If you’re familiar with Sun Salutations (google it if you’re not), just perform a few in the morning right after you get up. Even if you’ve never done yoga, you can simply face the sun and take a few minutes to stand still and feel its warmth. Envision it flowing into your mind, heart, and body, and send back a little “thank you” for its light.
If you’re celebrating Thanksgiving with a group, here are a few different ideas to try:
1. Initiate a “gratitude exchange”. Invite everyone to bring a little memento to give away. You can put a limit on the dollar amount (e.g. no more than $10), or size (must fit in the palm of your hand), or even have them bring a special item of their own that they’re willing to part with.
Place everyone’s name on a slip of paper in a bowl and have each person draw a name. (You might have to wiggle things around a little bit towards the end, so no one draws themselves!). One at a time, they can offer their little token to whoever they picked and express why they’re grateful for that person or what they appreciate about them.
2. Create a mealtime gratitude ritual. The dinnertime gratitude-sharing is a favorite one for many families on holidays, but you can jazz it up by passing a bowl of rose-scented water around the table and invite everyone to drop a smooth glass stone or marble into it as they offer what they’re grateful for.
The water stays nearby during the meal to be infused with all of the happy (hopefully!) family mealtime vibes. Then, you can send everyone home with one of the stones and/or some water for a keepsake, or just water some of your favorite plants and watch them thrive with all that positive energy!
3. Explore together the origins of our American Thanksgiving. We now know that the story of “pilgrims and Indians” happily feasting together that we all learned as children was pretty white-washed. But rather than focusing on that negative narrative, Indigenous chef, Sean Sherman suggests that we can still “focus simply on values that apply to everybody: togetherness, generosity and gratitude. And [we can acknowledge and celebrate that] most of our Thanksgiving recipes are made with indigenous foods: turkey, corn, beans, pumpkins, maple, wild rice, and the like. We should embrace this.”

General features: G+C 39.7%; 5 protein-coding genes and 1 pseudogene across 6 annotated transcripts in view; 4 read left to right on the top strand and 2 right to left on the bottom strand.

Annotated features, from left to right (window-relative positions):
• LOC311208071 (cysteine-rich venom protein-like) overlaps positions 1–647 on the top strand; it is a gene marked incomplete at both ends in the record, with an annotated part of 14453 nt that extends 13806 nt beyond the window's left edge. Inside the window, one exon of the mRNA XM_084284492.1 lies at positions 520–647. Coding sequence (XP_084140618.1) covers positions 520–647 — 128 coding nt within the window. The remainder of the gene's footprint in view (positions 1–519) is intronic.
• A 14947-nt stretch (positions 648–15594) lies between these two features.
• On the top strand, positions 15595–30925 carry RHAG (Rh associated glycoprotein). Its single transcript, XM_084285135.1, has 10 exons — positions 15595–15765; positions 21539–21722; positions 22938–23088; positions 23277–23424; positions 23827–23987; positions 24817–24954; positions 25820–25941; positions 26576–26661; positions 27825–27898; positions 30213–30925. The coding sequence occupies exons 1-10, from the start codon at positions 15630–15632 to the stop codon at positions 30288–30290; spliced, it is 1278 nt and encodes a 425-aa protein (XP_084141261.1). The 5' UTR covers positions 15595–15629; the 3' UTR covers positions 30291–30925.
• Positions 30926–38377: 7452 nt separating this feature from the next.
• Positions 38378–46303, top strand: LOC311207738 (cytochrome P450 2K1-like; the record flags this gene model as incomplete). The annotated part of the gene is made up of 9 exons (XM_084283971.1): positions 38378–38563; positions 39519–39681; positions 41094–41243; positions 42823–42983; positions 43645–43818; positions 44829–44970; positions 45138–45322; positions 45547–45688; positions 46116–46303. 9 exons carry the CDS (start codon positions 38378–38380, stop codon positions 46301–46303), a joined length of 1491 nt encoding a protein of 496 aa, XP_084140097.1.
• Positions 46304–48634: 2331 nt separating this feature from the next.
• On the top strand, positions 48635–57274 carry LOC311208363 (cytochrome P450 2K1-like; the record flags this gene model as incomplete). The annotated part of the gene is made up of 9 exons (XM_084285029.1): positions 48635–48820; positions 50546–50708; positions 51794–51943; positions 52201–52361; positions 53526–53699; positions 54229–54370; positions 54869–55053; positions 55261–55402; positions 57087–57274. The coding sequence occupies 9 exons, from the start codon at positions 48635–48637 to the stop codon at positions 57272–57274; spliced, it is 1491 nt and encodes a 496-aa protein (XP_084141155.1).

In my Thanksgiving YouTube video from 2020, I share more about the different ways to embrace the multi-faceted meanings of this holiday, and even offer a beautiful gratitude chant at the end that you can sing with me!
Experiment with some of these practices this Thanksgiving and see if you don’t feel an inner shift — maybe a re-anchoring — that can carry you through the upcoming holidays and into the new year.
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Life & Relationship Coach, Deborah Roth, MA is also a Counseling Astrologer, and Interfaith Minister. She leads women’s New Moon Circles and Full Moon TeleMeditations every month and loves designing creative, meaningful rituals for individuals and couples to energize their lives and relationships.